The majority of gemstones mined for commercial jewelry are subjected to some kind of treatment in addition to cutting and polishing before they reach the consumer. Sellers will frequently describe treated gems as enhanced, a title that acts as a catch-all for a variety of methods in use. This indicates that the gemstone is natural, but its appearance has been altered. Most gemstones are routinely heated to improve their color and clarity, while others undergo such immense alteration that they do not even resemble their natural state. Learn which types of gem treatments are considered acceptable, which are controversial, as well as which gem treatments are permanent and which are not.
Common Gemstone Treatments
Here you will find a list of common gemstone enhancements and how they improve the appearance of a gemstone.
- Heat treatment: Heat treatment of gemstones is so common that you can assume most gems you will see have been subjected to it. Exposure to high temperatures can greatly improve color and/or clarity in sapphire, ruby, amethyst, citrine, and aquamarine to name a few. Since many gem experts agree that heat exposure is congruent with the forces of nature that form gemstones, this method is considered acceptable. Some heat treatments are gentle; gems are placed in coal fired kilns and show dramatic improvement in color. Other heat treatments can be as high as 1600 degrees centigrade, almost to the melting point of the stone; rutile inclusions dissolve. Heat treatment becomes controversial when other elements are introduced into the gemstone during the process.
- Diffusion: Diffusion treatment occurs at the high temperatures mentioned above, but before gems can crystallize, elements are introduced that will greatly alter the gemstones appearance. The addition of beryllium, it was discovered, could transform colorless, practically worthless stones into desirable gem quality stones. Diffusion can be controversial because early methods produced only surface color improvement, which could be removed if a gemstone needed to be re-cut or polished.
- Oiling: A common treatment for emeralds which typically have numerous surface reaching inclusions. Viscous oils such as cedar can penetrate fissures in gemstones and make them far less noticeable. The oil will have a similar refractive index as the gemstone, allowing less interference in light play and a big improvement in clarity. Oiled stones need special care to avoid cleaning or removing the oil.
- Filling: Filling is considered a controversial treatment because it is used to conceal flaws. Typically used in rubies that would otherwise not be suitable for sale, glass is introduced during the heating process. With a similar refractive index, the glass “heals” the fractured stones making severe flaws undetectable to the untrained eye.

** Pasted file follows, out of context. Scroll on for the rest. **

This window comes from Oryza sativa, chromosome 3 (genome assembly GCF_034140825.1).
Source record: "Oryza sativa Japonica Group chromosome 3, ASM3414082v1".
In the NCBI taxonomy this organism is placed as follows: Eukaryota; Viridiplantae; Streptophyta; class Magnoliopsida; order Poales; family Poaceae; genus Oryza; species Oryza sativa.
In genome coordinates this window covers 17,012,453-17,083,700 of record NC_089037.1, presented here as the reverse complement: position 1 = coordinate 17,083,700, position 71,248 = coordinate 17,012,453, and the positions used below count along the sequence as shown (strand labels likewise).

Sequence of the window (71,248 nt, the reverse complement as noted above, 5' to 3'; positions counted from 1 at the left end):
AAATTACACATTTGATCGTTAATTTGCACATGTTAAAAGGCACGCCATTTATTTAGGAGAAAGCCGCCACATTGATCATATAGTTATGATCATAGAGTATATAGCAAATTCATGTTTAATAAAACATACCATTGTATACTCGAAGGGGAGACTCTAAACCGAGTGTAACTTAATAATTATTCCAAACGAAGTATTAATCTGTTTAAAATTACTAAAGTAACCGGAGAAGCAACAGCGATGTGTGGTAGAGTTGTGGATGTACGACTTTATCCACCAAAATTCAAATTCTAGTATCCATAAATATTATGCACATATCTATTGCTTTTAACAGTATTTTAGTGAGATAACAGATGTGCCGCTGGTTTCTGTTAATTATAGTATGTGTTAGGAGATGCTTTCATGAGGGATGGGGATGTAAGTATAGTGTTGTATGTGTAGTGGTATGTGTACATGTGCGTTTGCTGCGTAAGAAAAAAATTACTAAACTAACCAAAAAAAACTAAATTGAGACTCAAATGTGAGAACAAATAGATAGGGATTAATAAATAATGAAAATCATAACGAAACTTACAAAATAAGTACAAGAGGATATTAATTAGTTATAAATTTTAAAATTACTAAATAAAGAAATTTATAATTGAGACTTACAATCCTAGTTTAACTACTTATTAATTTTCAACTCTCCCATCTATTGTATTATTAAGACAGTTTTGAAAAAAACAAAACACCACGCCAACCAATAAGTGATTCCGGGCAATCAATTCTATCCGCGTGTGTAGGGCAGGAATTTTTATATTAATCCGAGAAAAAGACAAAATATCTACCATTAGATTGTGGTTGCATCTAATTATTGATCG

- Irradiation: Gemstones are bombarded with subatomic particles. The result is radical changes in color. Colorless topaz is subjected to this treatment to achieve the electric blue hue favored in the marketplace. Concern about residual radiation has led to the practice of delaying distribution of irradiated stones.
- Dyeing: Turquoise, pearls, and black onyx are two types of gems that are frequently dyed. Dyeing gems can make their color more even as well as more vibrant.
Heat treatment is considered permanent. Oiled stones should be handled carefully, avoiding contact with commercial jewelry cleaning techniques such as ultrasonic or solvent cleaning. Diffusion can be permanent if the treating has permeated the entire stone, not just the surface where it can potentially scratch or become polished off. Like all gem enhancements, filling should be disclosed to the buyer because it has permanently introduced other substances not inherent to the gemstone and changed its composition. Irradiation of gemstones is a permanent treatment and is regulated in the United States, but not in other countries. Dyeing is permanent, but care should be taken to protect dyed stones from prolonged exposure to sunlight.
What You Should Know About Synthetic Gems
Synthetic gems have the same chemical composition as natural gems, but with one important distinction. Natural gems are mined from the earth where intense heat and pressure cause the crystallization of minerals. Synthetic gems are created in a laboratory and are entirely man made. Some companies in the synthetic gemstone industry feel the name “synthetic” is a misnomer; that is, it does not accurately describe their product. The preferred marketing term is “created.” When you buy a “created” gem, this is the seller’s way of letting you know it was created in a lab, and not mined from the earth.
What Are Gemstone Simulants?
Gemstone simulants are not gemstones at all. They are an entirely different substance that merely bears a resemblance to a gemstone. A “simulated sapphire” has nothing to do with corundum, and most likely is just blue glass. Simulated gemstones should not be equated with natural or synthetic gemstones in price or desirability.
Did you buy a gemstone knowing that it had been enhanced? How was this information communicated to you? Does knowing that most gemstones are enhanced change the way you perceive them? Tell us your opinion on gemstone enhancements now.
Read other posts from the Introduction to Gemstones series.